When the hearing was opened for public comment, Peter Brastow, Founding Director of Nature in the City, spoke in favor of denying the sales and pushed for preserving the open space. Mr. Brastow also noted that his previous position had been with the NPS and his responsibility had been the oversight of the land adjacent to the proposed Grove. Mr. Brastow pointed out that some critics view the opposition to the sales as a NIMBY (not in my backyard) issue and countered that the neighbors would welcome visitors to the proposed Grove.
Mary Russo McAfee spoke next and pointed out the support the neighbors have received from people like Bill Meadows, President of the Wilderness Society, John Rizzo and Becky Evans of the San Francisco Chapter of the Sierra Club, among others.
Peter Winkelstein, who currently lives in the Ansel Adams house, spoke about the overall vision of tying in the house with the land in question and the larger open space previously managed by Mr. Brasso. Mr. Winkelstein also spoke about the fundraising effort that produced pledges for $450,000 and felt that the fundraising could not have gone further because the neighbors didn’t know how much money was really going to be needed.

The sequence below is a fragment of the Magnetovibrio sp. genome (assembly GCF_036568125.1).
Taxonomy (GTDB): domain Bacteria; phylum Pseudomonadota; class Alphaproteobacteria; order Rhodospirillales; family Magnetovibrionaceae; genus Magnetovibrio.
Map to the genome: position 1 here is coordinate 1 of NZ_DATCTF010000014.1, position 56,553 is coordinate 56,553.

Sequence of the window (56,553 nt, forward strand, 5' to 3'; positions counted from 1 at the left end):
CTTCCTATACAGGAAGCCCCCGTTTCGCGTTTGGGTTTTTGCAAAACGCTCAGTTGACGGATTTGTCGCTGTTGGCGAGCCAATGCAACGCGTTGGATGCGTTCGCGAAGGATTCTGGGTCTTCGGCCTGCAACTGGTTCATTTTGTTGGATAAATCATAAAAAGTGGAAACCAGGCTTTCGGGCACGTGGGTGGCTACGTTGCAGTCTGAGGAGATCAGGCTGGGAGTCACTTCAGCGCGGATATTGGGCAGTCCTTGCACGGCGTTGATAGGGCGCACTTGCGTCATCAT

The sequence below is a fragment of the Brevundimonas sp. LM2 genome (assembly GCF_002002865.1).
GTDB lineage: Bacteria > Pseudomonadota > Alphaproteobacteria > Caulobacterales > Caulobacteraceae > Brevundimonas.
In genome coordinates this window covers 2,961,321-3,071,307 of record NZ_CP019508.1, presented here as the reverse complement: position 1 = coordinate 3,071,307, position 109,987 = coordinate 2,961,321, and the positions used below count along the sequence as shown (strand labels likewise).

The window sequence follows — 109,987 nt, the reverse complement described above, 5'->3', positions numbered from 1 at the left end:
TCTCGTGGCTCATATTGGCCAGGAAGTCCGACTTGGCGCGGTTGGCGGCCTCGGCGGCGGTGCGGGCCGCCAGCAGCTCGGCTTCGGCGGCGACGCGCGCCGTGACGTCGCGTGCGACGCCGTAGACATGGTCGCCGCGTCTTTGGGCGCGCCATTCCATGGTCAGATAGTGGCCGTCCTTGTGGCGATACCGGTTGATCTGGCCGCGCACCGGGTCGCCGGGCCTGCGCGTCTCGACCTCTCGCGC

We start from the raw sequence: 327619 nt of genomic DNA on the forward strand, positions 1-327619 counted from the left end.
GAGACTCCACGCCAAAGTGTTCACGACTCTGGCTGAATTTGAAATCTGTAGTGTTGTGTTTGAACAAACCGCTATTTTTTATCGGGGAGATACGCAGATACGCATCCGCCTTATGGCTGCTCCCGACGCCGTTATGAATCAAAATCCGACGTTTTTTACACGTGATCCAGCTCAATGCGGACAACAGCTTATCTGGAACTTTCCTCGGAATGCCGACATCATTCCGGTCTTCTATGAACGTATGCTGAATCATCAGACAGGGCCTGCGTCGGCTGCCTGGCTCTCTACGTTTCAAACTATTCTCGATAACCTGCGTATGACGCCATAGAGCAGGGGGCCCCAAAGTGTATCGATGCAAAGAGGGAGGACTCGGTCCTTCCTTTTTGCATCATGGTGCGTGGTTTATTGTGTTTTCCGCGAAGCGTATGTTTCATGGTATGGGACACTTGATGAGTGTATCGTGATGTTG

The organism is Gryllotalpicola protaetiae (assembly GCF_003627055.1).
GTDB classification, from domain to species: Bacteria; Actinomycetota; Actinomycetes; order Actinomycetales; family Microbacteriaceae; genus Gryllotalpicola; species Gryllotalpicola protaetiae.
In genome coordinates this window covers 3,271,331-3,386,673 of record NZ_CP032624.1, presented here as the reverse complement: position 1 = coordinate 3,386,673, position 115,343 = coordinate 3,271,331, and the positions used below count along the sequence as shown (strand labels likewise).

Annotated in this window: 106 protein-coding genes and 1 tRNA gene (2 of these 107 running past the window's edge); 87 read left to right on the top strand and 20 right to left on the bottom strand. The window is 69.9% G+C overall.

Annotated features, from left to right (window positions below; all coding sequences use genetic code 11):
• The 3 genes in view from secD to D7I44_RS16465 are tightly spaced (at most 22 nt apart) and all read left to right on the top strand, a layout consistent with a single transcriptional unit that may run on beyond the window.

Tom McAfee also addressed the fundraising effort and debunked misconceptions regarding that effort. He pointed out that the amount of money raised was achieved through very little effort, and in previous phone conversations with Mr. McAfee he noted that the pursuit of additional funding could not be accomplished without first knowing how much money needed to be raised. He also pointed to the SFPUC’s view of the sales as a “cash cow” then noted that former supervisor now Mayor Newsom’s and Sup. Aaron Peskin’s approval of the subdivision of the land into two separate properties was contingent upon the NPS being permitted to conduct it’s own appraisal, which the SFPUC has consistently blocked.